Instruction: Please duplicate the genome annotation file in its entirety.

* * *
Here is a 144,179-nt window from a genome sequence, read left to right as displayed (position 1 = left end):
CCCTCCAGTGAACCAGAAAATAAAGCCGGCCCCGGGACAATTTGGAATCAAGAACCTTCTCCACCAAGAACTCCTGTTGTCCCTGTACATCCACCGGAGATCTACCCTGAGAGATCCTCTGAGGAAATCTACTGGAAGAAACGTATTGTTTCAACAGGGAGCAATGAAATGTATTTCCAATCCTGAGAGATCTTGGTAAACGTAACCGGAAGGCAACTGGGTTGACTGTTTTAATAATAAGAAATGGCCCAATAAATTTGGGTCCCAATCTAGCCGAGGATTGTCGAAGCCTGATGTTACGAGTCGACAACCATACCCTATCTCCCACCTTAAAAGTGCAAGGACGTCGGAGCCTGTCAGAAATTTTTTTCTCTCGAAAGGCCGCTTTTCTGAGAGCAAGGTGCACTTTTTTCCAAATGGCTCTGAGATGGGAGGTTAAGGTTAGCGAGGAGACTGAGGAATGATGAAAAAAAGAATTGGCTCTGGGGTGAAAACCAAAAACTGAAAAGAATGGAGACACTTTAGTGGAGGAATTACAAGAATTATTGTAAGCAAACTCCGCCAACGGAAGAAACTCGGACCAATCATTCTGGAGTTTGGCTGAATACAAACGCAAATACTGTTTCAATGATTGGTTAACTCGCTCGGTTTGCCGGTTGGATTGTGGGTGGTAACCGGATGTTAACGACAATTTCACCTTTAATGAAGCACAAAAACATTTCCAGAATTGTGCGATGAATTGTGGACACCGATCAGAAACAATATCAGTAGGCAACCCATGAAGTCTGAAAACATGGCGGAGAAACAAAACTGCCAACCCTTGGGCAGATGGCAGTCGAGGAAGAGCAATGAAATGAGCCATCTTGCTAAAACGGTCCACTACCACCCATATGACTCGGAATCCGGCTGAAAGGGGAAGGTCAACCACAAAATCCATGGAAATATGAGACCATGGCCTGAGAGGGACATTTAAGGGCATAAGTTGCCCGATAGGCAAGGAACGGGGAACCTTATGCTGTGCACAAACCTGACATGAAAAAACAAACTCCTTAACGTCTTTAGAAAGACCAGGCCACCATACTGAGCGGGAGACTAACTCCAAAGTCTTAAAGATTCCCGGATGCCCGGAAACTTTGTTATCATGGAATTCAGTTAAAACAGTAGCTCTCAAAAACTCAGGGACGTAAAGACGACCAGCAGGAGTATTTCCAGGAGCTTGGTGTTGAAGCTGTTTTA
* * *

Here is a 144,179-nt window from a genome sequence, read left to right as displayed (position 1 = left end):
CCCTCCAGTGAACCAGAAAATAAAGCCGGCCCCGGGACAATTTGGAATCAAGAACCTTCTCCACCAAGAACTCCTGTTGTCCCTGTACATCCACCGGAGATCTACCCTGAGAGATCCTCTGAGGAAATCTACTGGAAGAAACGTATTGTTTCAACAGGGAGCAATGAAATGTATTTCCAATCCTGAGAGATCTTGGTAAACGTAACCGGAAGGCAACTGGGTTGACTGTTTTAATAATAAGAAATGGCCCAATAAATTTGGGTCCCAATCTAGCCGAGGATTGTCGAAGCCTGATGTTACGAGTCGACAACCATACCCTATCTCCCACCTTAAAAGTGCAAGGACGTCGGAGCCTGTCAGAAATTTTTTTCTCTCGAAAGGCCGCTTTTCTGAGAGCAAGGTGCACTTTTTTCCAAATGGCTCTGAGATGGGAGGTTAAGGTTAGCGAGGAGACTGAGGAATGATGAAAAAAAGAATTGGCTCTGGGGTGAAAACCAAAAACTGAAAAGAATGGAGACACTTTAGTGGAGGAATTACAAGAATTATTGTAAGCAAACTCCGCCAACGGAAGAAACTCGGACCAATCATTCTGGAGTTTGGCTGAATACAAACGCAAATACTGTTTCAATGATTGGTTAACTCGCTCGGTTTGCCGGTTGGATTGTGGGTGGTAACCGGATGTTAACGACAATTTCACCTTTAATGAAGCACAAAAACATTTCCAGAATTGTGCGATGAATTGTGGACACCGATCAGAAACAATATCAGTAGGCAACCCATGAAGTCTGAAAACATGGCGGAGAAACAAAACTGCCAACCCTTGGGCAGATGGCAGTCGAGGAAGAGCAATGAAATGAGCCATCTTGCTAAAACGGTCCACTACCACCCATATGACTCGGAATCCGGCTGAAAGGGGAAGGTCAACCACAAAATCCATGGAAATATGAGACCATGGCCTGAGAGGGACATTTAAGGGCATAAGTTGCCCGATAGGCAAGGAACGGGGAACCTTATGCTGTGCACAAACCTGACATGAAAAAACAAACTCCTTAACGTCTTTAGAAAGACCAGGCCACCATACTGAGCGGGAGACTAACTCCAAAGTCTTAAAGATTCCCGGATGCCCGGAAACTTTGTTATCATGGAATTCAGTTAAAACAGTAGCTCTCAAAAACTCAGGGACGTAAAGACGACCAGCAGGAGTATTTCCAGGAGCTTGGTGTTGAAGCTGTTTTA